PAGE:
Feedback is considered a critical teaching function, and researchers in sport pedagogy have shown interest in verifying its importance in physical education. Many observational studies have found that boys receive more attention and feedback, particularly praise, criticism, and technical information, than girls. Nevertheless, little is known about students’ perceptions of teacher–student interactions. The aim of this study was to investigate whether students’ perceptions of teacher feedbacks are gender-differentiated in physical education, as well as to determine how perceived feedback is related to students’ perceptions of competence. French high school students (N = 450: 200 boys, 250 girls) completed questionnaires assessing their perceptions of their teachers’ feedback and their perceptions of competence. Results indicated gender differences in the set of variables. Furthermore, the influence of teacher feedback on girls’ perceptions of competence was strong, whereas little relationship was found for boys. These findings are then discussed in terms of teaching effectiveness.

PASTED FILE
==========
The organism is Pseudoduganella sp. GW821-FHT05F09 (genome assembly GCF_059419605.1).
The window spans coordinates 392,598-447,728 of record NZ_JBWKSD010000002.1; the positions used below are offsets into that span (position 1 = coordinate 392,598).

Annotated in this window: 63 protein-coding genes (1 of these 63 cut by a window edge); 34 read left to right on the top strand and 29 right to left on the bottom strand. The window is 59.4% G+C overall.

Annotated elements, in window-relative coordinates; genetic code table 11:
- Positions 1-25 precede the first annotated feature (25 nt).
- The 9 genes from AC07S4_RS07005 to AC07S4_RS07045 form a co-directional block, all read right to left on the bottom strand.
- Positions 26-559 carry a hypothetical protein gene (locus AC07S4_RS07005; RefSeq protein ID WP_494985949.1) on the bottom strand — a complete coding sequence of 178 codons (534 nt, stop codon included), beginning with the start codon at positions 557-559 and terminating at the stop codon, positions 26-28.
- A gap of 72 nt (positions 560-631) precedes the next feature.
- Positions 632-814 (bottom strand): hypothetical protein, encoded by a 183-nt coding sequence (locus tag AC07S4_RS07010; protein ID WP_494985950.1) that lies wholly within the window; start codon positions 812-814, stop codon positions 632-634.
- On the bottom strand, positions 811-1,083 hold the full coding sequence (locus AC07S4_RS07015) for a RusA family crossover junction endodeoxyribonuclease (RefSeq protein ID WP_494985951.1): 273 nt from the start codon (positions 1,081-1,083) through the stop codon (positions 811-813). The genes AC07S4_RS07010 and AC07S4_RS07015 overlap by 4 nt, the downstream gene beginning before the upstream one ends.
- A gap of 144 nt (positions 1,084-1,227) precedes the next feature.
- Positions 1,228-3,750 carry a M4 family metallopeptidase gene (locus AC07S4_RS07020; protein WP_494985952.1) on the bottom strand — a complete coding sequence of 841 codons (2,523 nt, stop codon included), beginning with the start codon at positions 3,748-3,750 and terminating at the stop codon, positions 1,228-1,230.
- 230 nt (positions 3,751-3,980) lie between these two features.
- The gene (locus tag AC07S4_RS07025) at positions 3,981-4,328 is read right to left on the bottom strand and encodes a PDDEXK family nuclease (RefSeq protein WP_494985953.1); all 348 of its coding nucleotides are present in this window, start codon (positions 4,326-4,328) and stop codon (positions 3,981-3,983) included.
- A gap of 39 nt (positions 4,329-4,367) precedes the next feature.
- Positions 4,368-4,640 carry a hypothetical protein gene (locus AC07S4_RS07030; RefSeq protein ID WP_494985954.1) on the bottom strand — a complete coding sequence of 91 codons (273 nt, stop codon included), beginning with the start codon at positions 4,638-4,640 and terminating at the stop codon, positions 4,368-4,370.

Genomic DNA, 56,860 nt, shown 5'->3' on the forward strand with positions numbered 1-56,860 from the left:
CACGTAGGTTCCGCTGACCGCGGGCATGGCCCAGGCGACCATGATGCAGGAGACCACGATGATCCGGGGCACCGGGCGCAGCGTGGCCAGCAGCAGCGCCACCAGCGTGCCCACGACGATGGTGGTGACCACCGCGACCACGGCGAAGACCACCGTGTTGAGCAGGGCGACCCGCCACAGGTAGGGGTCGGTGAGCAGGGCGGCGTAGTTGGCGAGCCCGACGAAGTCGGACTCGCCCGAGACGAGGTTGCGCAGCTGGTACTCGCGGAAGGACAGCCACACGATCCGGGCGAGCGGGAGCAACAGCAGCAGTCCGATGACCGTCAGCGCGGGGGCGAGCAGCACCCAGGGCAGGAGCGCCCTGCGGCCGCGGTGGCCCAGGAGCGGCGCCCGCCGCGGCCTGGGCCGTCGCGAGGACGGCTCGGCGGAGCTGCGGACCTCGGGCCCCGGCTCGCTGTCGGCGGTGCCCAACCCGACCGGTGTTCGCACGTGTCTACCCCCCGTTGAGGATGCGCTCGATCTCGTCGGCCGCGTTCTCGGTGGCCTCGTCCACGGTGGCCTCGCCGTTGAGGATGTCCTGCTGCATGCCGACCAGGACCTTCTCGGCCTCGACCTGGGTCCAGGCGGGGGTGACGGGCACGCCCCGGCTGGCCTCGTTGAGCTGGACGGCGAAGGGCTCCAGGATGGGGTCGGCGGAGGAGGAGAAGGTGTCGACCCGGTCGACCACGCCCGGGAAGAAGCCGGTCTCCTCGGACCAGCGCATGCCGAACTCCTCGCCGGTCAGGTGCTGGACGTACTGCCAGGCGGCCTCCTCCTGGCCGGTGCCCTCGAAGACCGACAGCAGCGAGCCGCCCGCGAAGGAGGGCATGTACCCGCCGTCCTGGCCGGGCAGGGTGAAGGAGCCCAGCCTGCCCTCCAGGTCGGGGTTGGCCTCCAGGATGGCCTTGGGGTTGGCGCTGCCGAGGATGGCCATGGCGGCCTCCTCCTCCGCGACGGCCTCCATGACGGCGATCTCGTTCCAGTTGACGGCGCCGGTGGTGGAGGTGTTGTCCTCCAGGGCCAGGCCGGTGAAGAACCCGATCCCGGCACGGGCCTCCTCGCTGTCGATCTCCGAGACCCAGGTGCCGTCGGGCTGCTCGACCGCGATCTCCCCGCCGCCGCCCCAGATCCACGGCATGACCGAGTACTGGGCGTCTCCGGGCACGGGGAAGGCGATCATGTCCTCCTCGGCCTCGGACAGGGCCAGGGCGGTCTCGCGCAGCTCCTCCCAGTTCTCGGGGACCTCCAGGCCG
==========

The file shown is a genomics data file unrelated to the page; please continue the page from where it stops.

Isabel Valdez and Ting Liu
“hindered by the quality of their group members.” The variability in student perceptions of research should be addressed early, with rules and guidelines students can follow to limit conflict ( Oakley, Brent, Felder, & Ethajj, 2004 ). Further research is needed to determine how to overcome perceived
Sharon R. Phillips, Risto Marttinen, Kevin Mercier, and Anne Gibbone